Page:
In a bid to multiply their support community businesses along with COVID related charity, non-profits have been reaching for help from them.
Near the JFK Medical Center in Edison, N.J., where many Indian-American healthcare workers are on duty day and night, Frappe Joe Coffee, owned and run by the “young and creative” owner Shital Shah, has been contracted by Share & Care to deliver 60 meals per day to ER staff and other healthcare workers. A similar drive is on to fund 300 meals to University Hospital. “This helps our younger members to get involved,” Sharad Shah said.
Chhaya Community Development Corporation (chhayacdc.org) executives did not return calls, but it has been announcing services online for housing and financing for people in distress.
The BAPS Swaminarayan Sanstha’s charitable wing – BAPS Charities with its national and international reach, has over the weeks, reached out to the community and medical centers. (bapscharities.org)
Darshan Patel of BAPS Charities from New Jersey, told Desi Talk about the organization’s reach in New York and New Jersey. More than 5,000 N95 respirator facemasks were donated to healthcare providers in New Jersey and New York.
Luckily, the BAPS Swaminarayan Sanstha has an ongoing construction project at the BAPS Shri Swaminarayan Mandir, Robbinsville, NJ, had a stock of leftover masks after artisans and volunteers finished construction work. In addition, more than 500 N95 respirator facemasks were donated to first responders in New Jersey at Robbinsville and Clifton Townships;
More than 4,000 hot meals were served to front line workers in New Jersey and New York City, an ongoing initiative in collaboration with BAPS Shayona, an affiliate in the vegetarian food services industry, where beneficiaries are regularly receiving hot meals- 12 hospitals and 6 police and fire stations have received hot meals.
All volunteers have been following the COVID-19 health and safety guidelines while carrying out the tasks, Patel said, including while preparing the food, packaging it, and during delivery.
BAPS Charities is also assessing the situation in Pennsylvania and Connecticut for performing similar activities, Patel said.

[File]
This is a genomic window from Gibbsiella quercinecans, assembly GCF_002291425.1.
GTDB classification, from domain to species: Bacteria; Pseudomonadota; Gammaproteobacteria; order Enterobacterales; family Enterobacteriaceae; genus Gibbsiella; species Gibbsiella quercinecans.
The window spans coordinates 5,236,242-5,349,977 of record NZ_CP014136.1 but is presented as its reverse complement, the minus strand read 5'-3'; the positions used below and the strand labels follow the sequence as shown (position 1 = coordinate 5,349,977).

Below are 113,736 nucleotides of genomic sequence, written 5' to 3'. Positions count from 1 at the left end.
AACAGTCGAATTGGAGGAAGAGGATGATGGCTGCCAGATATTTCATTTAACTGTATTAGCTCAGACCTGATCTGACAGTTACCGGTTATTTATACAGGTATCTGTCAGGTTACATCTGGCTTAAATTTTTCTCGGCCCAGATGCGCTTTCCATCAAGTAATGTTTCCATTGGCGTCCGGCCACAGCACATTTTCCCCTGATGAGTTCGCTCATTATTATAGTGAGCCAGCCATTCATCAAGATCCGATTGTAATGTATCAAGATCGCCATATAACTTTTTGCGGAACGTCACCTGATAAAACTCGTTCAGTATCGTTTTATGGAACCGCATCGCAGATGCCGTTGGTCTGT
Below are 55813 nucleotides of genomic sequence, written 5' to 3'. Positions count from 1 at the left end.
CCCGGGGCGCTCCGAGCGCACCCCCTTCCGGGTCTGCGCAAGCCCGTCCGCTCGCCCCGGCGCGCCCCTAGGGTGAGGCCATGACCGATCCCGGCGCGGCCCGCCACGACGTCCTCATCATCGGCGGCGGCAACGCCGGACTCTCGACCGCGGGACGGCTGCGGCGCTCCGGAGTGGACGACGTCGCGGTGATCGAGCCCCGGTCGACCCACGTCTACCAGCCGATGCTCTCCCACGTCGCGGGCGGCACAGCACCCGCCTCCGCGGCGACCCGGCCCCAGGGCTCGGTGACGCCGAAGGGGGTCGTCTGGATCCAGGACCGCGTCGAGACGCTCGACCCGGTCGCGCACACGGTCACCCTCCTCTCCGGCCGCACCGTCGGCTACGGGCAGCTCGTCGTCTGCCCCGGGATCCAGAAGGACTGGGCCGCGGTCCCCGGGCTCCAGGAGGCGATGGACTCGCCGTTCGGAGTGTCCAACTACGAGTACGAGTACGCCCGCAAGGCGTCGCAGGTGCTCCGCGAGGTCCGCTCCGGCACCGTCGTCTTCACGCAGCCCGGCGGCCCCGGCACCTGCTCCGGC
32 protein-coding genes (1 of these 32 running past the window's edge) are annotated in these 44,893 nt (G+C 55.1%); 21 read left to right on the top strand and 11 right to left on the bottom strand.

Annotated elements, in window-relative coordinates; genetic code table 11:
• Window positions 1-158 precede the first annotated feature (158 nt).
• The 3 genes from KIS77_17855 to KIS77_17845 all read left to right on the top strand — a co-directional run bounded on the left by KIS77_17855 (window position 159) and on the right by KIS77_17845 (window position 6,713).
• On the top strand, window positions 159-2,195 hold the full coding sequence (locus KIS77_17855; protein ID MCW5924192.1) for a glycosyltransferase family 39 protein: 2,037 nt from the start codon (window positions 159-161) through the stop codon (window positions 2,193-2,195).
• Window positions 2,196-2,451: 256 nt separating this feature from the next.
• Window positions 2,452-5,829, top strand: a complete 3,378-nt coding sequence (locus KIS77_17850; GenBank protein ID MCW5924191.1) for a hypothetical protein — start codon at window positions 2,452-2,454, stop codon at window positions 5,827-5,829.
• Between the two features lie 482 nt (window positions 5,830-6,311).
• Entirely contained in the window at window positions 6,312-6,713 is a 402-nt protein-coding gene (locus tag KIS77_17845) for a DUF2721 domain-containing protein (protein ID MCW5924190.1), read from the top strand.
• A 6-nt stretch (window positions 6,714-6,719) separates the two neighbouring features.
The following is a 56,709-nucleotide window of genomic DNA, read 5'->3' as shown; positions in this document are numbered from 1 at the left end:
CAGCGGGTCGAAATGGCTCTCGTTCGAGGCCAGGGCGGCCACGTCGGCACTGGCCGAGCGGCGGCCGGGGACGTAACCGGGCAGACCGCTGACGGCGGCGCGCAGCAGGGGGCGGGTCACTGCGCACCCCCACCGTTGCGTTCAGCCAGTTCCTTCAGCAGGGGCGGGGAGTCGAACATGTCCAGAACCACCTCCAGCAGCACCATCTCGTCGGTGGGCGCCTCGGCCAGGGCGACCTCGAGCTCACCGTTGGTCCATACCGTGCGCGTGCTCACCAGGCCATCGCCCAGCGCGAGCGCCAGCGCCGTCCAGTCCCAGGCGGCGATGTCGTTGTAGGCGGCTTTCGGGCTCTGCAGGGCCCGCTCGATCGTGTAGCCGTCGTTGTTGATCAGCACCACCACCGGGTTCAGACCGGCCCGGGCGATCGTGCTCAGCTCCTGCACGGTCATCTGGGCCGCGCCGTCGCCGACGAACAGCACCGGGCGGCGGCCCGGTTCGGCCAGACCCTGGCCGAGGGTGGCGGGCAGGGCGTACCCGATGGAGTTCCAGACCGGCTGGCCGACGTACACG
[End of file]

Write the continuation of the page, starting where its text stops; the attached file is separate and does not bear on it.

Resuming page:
“We don’t have any more N95 masks left, but our volunteers have thought of creating cloth masks that can possibly be worn over the N95s. We have shared 200 of those (with healthcare workers) but have not received any feedback yet. But they were delivered and accepted,” Patel said.
Sudha Acharya has turned her upstairs room into the SACSS (Sacssny.org) from where she coordinates the social service activities that her established organization had been conducting before and now during the pandemic.
“We have a modular format for working now,” she told Desi Talk. That means all those services are one category and those that would require going to the office in Flushing on 45th Avenue.
Food distribution is the only one for which one or two executives of SACSS go to the office, Matters like health insurance, unemployment applications, health care support, SNAP (food stamps) benefits, senior Medicare and Medicaid, etc., are dealt with remotely, and via conference calls. These even include Advanced or Basic English classes as well, reminiscent of times before COVID-19. (sacssny.org).
“Every Monday we do a seniors conference call meeting. We also had fun things like antakshadi game in these meetings. And it was so much fun. They ended it with a motivational song every sang together,” Acharya said.
But, she is immediately serious. “Food insecurity is what is bother us. We know those who used to come to our food pantry. But now many more have insecurity and with no jobs. So we made a list of those that are most vulnerable,” she said. A few staff go to the office, where all the safety gear, and cook the food on Mondays; Then on Tuesdays, they load minivans observing all the regulations of distancing etc., and sanitizing door handles and other most-touched surfaces, contact every location they are reaching, and drop the food at a distance from the clients.